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House, Senate Seek Increases for NIH; Slightly Lower Levels for IES in Senate

September 21st, 2017

The U.S. House of Representatives passed H.R. 3354 on September 14th, an eight-bill spending package that would provide funding for most of the federal government for FY 2018. Included in the package was the Labor, Health and Human Services and Education bill, which the House Appropriations Committee approved on July 19. The Committee recommended $35.2 billion (a $1.1 billion increase) for the National Institutes of Health (NIH) and $605.3 million for the Institute for Education Sciences (IES), which is flat funding relative to FY 2017 levels. The bill also rejected the Administration’s proposed cap on Facilities and Administrative (indirect) costs on NIH grantees.

Of the over 200 amendments that were ruled in order for the “octobus” bill was one that aimed to cut IES by $195 million. The American Educational Research Association, FABBS, and others alerted scientists to contact their elected officials about the amendment. In the end, the amendment was not offered, and IES funding remained flat through the House vote. The Senate is not expected to consider HR 3354, but rather to work on another strategy for funding all federal agencies through FY 2018.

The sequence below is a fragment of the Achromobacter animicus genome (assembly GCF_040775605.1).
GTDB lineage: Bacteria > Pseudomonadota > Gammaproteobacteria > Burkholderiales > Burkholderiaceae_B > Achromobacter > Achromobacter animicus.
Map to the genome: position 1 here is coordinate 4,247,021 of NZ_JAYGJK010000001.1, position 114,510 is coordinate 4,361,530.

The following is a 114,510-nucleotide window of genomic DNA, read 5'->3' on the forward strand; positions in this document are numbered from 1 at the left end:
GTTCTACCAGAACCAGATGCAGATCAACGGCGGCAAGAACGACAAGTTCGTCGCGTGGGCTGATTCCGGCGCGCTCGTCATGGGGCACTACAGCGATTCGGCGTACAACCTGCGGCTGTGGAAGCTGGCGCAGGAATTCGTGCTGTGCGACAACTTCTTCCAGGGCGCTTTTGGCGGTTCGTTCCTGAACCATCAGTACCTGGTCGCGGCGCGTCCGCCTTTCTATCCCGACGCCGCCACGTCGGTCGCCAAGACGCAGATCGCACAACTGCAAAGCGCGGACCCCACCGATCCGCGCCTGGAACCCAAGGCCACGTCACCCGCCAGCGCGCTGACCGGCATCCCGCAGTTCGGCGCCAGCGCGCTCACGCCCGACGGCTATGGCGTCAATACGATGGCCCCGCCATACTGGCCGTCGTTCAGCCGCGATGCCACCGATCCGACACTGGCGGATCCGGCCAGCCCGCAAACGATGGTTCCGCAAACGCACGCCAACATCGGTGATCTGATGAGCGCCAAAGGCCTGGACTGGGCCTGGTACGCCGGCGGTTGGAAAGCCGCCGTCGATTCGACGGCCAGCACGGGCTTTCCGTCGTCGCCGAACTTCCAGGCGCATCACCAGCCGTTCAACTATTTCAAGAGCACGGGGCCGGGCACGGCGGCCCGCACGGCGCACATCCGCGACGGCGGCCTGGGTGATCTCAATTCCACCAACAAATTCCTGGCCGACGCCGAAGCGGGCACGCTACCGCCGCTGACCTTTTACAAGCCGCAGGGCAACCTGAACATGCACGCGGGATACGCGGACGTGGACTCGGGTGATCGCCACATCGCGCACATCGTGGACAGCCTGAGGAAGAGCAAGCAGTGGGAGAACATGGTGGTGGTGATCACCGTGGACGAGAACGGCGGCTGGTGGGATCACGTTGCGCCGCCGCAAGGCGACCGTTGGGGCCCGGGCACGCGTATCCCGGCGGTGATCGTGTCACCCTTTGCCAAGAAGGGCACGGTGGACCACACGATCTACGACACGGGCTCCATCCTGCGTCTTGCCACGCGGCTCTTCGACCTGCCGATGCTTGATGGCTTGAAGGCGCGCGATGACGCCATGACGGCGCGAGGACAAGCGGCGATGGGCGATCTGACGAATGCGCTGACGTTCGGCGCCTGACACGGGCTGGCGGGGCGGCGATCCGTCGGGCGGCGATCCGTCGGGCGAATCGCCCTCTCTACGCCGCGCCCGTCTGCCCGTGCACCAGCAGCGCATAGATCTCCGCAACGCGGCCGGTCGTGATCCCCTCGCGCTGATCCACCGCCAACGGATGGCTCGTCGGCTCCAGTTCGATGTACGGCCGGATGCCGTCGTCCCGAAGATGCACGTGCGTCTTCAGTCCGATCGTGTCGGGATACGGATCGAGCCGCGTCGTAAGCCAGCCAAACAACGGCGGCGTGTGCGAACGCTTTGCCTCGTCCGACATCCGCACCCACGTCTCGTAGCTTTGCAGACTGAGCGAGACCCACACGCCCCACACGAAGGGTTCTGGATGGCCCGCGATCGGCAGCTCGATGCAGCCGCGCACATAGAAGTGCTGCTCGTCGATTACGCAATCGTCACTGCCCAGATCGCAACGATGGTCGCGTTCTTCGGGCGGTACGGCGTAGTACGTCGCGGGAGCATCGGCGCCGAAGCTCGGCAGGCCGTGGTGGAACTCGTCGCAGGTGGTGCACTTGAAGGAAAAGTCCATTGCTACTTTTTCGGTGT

On the Senate side, the Senate Appropriations Committee approved S. 1771, the FY 2018 Labor, Health and Human Services and Education Appropriations Committee bill boosting both NIH and IES. Thanks to the strong bipartisan support the NIH enjoys in the Senate, led by Senators Blunt (R-MO) and Murray (D-WA) who oversee the relevant appropriations subcommittee, the NIH received another $2 billion funding increase in the bill, for a total of $36.1 billion in FY 2018. This latest installment represents a $6 billion, or 20 percent, increase for NIH over the last three years, and is $9.5 billion more than the President requested.

In the Senate bill, the NIH total includes $400 million for the BRAIN initiative, which is $140 million more than its FY 2017 funding level, and $1.8 billion for trans-NIH Alzheimer’s disease research, a $414 million increase over FY 2017. In a report accompanying the bill, the Senate Appropriations Committee also rejects the Administration’s proposed 10 percent cap on Facilities and Administrative costs for NIH grantees.

In addition to boosting NIH funding, the bill provides $816 million for programs aimed at combatting opioid abuse. Specifically, programs at the Centers for Disease Control and Prevention, Substance Abuse and Mental Health Services Administration, and the Health Resources and Services Administration will receive this additional funding to continue fighting the nation’s opioid epidemic. The Senate bill also provides level funding for the Agency for Healthcare Research and Quality, a relief to health services researchers who have endured years of proposed research cuts to the agency.

In the Education section of the bill, the Senate Appropriations Committee proposed providing the IES with $600.3 million, which is a less than one percent decrease in the agency’s FY 2017 appropriation, but 2.7 percent below the Administration’s request.

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